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July 31, 2008

Part with your money only when you get goods - IPO without initial investment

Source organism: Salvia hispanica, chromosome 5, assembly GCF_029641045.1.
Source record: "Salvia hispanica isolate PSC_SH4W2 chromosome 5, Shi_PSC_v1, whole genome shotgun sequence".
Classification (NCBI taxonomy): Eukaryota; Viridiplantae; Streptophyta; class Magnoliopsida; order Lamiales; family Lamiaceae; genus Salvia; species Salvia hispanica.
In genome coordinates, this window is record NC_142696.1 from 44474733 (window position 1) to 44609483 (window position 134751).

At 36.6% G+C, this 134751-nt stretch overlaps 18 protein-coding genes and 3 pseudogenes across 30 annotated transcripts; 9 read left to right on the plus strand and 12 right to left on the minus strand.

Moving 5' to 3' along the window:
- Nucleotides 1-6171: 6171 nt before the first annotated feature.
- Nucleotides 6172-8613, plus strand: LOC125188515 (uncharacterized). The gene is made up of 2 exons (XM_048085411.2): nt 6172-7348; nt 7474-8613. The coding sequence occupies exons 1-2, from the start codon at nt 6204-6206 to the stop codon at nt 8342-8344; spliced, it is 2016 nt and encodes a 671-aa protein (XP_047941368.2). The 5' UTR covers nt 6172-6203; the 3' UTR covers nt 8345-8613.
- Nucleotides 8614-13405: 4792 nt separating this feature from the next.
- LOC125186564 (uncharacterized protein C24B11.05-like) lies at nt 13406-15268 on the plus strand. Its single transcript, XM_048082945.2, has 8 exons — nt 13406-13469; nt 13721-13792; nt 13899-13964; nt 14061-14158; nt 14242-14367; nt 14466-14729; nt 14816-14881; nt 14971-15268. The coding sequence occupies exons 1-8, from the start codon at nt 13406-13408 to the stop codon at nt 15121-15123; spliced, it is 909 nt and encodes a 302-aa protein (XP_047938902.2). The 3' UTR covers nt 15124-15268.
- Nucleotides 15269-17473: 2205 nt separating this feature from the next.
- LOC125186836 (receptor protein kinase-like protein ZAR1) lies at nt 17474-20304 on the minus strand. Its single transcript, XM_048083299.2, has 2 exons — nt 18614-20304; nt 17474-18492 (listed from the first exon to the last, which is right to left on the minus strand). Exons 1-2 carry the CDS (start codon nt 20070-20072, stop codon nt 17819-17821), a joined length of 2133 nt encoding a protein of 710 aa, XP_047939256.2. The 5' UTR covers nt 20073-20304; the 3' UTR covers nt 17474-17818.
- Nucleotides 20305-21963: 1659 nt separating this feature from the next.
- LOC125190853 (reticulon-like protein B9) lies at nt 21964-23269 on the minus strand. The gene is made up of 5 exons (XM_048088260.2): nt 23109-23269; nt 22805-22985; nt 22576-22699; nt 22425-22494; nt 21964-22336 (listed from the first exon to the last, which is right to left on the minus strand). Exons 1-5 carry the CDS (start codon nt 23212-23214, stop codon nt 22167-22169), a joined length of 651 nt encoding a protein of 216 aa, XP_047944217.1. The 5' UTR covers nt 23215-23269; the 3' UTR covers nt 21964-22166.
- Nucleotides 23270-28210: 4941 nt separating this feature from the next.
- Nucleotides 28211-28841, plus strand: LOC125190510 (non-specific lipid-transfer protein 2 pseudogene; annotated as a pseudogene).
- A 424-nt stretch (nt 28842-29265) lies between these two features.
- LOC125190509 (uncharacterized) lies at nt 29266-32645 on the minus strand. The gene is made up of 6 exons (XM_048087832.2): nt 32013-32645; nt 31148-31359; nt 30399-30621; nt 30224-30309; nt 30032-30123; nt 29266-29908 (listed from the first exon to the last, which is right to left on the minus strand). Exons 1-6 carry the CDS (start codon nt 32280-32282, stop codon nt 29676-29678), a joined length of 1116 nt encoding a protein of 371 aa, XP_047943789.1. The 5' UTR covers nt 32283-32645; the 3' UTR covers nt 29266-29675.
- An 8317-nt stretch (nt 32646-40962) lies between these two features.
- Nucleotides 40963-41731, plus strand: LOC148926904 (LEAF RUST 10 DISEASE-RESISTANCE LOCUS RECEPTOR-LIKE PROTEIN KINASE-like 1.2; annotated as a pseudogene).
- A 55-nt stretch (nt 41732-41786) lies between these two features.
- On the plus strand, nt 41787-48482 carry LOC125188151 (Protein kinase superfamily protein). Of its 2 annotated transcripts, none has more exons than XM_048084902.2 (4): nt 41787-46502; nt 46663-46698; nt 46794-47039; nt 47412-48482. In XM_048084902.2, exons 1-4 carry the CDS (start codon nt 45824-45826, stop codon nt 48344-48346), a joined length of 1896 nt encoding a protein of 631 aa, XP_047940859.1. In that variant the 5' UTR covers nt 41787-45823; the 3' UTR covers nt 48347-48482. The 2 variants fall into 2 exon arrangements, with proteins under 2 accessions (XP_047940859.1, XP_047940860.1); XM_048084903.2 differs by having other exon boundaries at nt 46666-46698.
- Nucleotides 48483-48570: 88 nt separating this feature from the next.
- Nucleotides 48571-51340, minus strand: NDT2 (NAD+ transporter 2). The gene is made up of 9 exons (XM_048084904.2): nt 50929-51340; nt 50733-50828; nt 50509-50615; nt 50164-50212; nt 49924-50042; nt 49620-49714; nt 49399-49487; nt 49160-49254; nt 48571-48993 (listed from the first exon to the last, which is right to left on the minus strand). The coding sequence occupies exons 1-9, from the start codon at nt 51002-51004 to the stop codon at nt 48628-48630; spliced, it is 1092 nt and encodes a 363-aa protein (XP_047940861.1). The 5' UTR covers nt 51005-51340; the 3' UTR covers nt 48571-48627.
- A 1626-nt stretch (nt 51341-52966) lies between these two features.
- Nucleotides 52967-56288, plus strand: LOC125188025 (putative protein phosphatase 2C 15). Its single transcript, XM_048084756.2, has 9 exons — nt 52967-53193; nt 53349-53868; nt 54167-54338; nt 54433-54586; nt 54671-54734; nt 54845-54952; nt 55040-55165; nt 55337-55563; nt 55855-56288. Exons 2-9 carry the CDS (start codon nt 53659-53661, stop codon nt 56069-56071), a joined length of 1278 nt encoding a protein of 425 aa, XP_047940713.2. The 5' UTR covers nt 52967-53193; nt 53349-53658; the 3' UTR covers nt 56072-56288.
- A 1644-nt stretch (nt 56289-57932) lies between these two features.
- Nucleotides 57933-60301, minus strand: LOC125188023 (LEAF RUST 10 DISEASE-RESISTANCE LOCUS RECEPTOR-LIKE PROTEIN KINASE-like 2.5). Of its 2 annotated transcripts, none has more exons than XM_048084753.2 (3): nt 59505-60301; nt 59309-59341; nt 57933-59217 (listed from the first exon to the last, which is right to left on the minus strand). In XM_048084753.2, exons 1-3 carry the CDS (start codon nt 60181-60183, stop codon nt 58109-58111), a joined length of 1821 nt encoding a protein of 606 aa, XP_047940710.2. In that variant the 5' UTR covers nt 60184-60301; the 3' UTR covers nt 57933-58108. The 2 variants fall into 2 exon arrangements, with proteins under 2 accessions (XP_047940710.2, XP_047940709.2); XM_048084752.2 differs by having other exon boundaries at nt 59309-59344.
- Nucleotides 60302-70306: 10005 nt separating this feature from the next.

SEBI on Wednesday issued details on the modalities by which investors can apply for an IPO, while still keeping the application money in their bank account till finalisation of the allotment. For this purpose, SEBI has introduced a supplementary process for applying for public issues called as “Application Supported by Blocked Amount” (ASBA) process. ASBA process This application would authorise banks to block the application money in a bank account. The ASBA process shall be applicable to all book-built public issues, which provide for not more than one payment option to retail individual investors. The issuer will be treating these applications similar to non-ASBA applications while finalising the basis of the allotment, said SEBI. The ASBA process will be offered by “Self Certified Syndicate Banks” (SCSB). Banks that wish to offer this facility must submit a certificate to SEBI in a prescribed format for inclusion of its name in the SCSB list, which will be displayed on the SEBI Web site. Once listed, the bank shall then be deemed to have entered into an agreement with the issuer and shall be required to offer the ASBA facility to all its account holders for all issues to which the ASBA process is applicable, said SEBI. Long-standing demand In May this year, the board of SEBI had “approved, in principle, the concept of making lien on bank account as an alternative mode of payment in public/rights issues.” SEBI is addressing a long-standing demand of retail investors whose IPO application money is often blocked for weeks even when they are not allotted shares. This process will also do away with the refund process. This will also shorten the time between a public issue and its listing, since listing happens only after refunds are done. The ASBA facility would come into effect from the date to be specified by SEBI, once a few eligible banks are recognised as SCSBs. Investors eligible to apply under ASBA would have to bid at cut-off, with single option as to the number of shares bid for. They must agree not to revise their bid. The ASBA applicants also cannot bid under any of the reserved categories.

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